Dr Michael Bassett

Dr Michael Bassett

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The Challenges of Waitangi Day



With Waitangi Day coming up, it looks as if we are to receive another dose of nonsense about the meaning of the Treaty. The website Stuff carries an article by Julian Wilcox who, it seems, is to co-host Radio New Zealand's Waitangi Day coverage. It is full of the usual muddle-headed material about how the Crown has failed Maori with its education and health policies. Wilcox relies on a 2019 Waitangi Tribunal finding that argues for a new set of Treaty principles for New Zealand.

I'll leave aside the fact that the job of the Tribunal, as set out in law, is to deal with existing Treaty principles, not to dream up new ones. From my decade served on the Tribunal I recall many people keen to invent new responsibilities for the Crown. No one ever seemed to feel that Maori had any need to improve their level of response to the opportunities that were already on offer. For the Tribunal, and for Wilcox who parrots them, every improvement that is needed in Maori outcomes must come from the Crown and be funded by taxpayers. A cynic might think that it all sounds like a Maori expectation that all of them should have an armchair ride to equality with those who take education seriously, are prepared to work hard, improve themselves, and contribute towards the wider social advancement of our country.

A century ago, that inspirational Maori leader, Apirana Ngata, recommended to Maori that they improve their lot by adopting Pakeha practices like better education and hard work. As a result, Maori employment figures lifted, and birth control gradually began to be practised; Maori had fewer children who were better educated and cared for as a consequence. Maori standards of living rose appreciably. The Hunn Maori Affairs report of 1960 noted that school attendance by Maori at that time was almost equal to non-Maori.

Surprisingly enough, sixty year later the Tribunal and Wilcox are telling us that the sorry state of Maori statistics today is the responsibility of the Crown. Governments, they say, should commit to "achieving equitable outcomes for Maori". This is a physical impossibility. People are not born with equal abilities. Science, which too many Maori deride, tells us that DNA plays a major part in people's developing abilities. Nurture, too, has a key role. Limiting family size to children who are wanted and can realistically be looked after, is also vital. And proper parenting which means ensuring that one's children are immunised, adequately fed and clothed is another part of any quest for equitable outcomes in life. These days on any normal school day more than 40% of Maori children are truants from school. Can the Tribunal and/or Wilcox explain to the rest of us how the necessary education to achieve equitable outcomes for Maori can be reached by the Crown alone? Is there no parental responsibility in their world?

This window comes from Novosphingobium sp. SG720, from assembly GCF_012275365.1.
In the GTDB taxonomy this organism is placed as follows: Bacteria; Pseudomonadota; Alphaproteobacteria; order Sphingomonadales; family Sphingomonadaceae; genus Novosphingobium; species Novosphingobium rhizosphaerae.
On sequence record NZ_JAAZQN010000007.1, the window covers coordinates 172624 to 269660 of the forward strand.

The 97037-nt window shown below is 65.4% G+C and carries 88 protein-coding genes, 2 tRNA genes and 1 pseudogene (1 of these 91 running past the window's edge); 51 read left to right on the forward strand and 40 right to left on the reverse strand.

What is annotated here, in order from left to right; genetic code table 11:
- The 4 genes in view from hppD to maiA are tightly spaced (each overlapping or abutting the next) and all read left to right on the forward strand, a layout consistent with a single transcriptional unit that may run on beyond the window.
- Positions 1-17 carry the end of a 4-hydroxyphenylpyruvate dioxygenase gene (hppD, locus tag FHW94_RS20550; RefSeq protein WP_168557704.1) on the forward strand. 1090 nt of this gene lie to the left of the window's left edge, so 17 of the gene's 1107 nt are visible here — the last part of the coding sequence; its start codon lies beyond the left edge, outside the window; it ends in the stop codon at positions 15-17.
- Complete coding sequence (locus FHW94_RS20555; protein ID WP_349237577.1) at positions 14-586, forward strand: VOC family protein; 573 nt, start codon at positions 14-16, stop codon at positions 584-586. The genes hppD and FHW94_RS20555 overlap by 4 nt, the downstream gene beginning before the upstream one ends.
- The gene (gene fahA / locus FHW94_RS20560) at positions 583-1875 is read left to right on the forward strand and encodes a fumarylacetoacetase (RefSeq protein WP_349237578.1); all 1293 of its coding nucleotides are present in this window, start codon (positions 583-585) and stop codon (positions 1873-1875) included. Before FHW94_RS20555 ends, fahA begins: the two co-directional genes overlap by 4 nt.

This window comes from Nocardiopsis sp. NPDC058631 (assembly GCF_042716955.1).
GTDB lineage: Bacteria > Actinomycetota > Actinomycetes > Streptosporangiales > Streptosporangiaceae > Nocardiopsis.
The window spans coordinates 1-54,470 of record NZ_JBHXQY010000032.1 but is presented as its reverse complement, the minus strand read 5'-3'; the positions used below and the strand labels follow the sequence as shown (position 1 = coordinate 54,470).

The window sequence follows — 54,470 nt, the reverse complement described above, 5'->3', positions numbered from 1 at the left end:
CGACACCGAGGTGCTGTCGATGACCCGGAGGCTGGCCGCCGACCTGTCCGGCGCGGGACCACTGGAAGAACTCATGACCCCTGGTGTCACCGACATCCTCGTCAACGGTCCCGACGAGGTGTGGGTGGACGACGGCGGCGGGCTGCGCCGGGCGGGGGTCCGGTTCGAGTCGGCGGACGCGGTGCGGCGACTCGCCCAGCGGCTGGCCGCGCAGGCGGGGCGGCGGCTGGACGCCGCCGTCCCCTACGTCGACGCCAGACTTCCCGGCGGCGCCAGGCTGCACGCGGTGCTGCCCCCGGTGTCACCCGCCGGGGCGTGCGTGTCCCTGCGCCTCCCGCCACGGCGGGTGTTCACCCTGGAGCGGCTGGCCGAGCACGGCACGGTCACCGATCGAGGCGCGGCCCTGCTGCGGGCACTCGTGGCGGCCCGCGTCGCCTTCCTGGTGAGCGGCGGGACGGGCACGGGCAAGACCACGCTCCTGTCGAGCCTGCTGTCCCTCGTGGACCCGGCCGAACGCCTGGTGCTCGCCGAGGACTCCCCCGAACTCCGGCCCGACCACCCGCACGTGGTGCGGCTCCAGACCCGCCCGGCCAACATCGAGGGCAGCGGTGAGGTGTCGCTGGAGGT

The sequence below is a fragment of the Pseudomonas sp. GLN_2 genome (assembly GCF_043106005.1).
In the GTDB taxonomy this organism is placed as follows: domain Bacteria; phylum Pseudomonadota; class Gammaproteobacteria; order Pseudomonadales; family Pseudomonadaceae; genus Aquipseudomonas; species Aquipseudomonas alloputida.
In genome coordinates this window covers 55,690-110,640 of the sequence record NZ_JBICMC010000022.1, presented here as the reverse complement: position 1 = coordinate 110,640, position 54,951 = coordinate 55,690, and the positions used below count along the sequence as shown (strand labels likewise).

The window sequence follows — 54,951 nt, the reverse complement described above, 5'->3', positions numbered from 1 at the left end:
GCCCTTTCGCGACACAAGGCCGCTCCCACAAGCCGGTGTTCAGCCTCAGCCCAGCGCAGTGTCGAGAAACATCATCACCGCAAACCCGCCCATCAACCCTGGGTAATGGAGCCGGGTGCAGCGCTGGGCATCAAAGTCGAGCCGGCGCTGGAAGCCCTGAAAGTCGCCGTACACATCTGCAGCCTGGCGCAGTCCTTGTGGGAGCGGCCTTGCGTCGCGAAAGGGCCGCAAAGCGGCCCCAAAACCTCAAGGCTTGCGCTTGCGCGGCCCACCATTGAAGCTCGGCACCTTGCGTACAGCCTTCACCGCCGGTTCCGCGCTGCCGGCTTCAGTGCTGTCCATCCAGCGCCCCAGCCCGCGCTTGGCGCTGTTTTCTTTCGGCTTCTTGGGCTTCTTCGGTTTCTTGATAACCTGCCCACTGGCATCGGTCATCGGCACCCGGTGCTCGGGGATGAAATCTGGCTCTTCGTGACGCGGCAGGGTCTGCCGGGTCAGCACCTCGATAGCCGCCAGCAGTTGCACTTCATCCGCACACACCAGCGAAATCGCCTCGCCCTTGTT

Some Maori radicals imply that more control of the school curriculum and compulsory te Reo would bring their disenchanted youth to the classrooms of the nation. But decades after Education department bureaucrats sought to involve Maori in course design, school attendance figures are only getting worse. Easy welfare payments after 1974 with the recent removal of any requirement by the absent father to contribute to the welfare of his offspring have only made things worse.

What seems obvious to me is that the radicals are now a couple of generations too late with their solutions to Maori underachievement. We live in a world where there are no full Maori left. Very few half castes either. No matter how many women moko their chins and mix Maori words into their everyday language, no amount of commitment to expenditure on tikanga and kaupapa Maori services will guarantee equitable outcomes for Maori. What is needed is a major campaign, preferably led by modern Maori Apirana Ngatas, aimed at the drop-out 40% of Maori society. It must drill into young adults that a carefree approach to sex, neglect of parental responsibility and skiving off from school are cast-iron guarantees of failure. There aren't, and never have been, short-cuts past these fundamentals to success. The Tribunal and people like Wilcox mislead Maori if they keep on preaching their failed nostrums to the effect that it is only a lack of willpower and money from the Crown that are holding Maori back.

Next week, as we recognize the signing of the Treaty, we should commit ourselves to an obtainable world of many cultures where Maori help Maori to make the most of the opportunities on offer to them. Pakeha must be ready to assist. Not by throwing bundles of cash in an unaccountable way to any organization claiming to provide Maori services, but by using our skills to augment the necessary efforts by Maori leaders who are prepared to work hard for their next generation. Heading further off down the road to glorifying separate racial existence, new radical school agendas and more Mataraunga Maori are nothing but guarantees of further woeful statistics. Keeping on repeating the failed policies of recent decades and expecting better outcomes is the height of foolishness.

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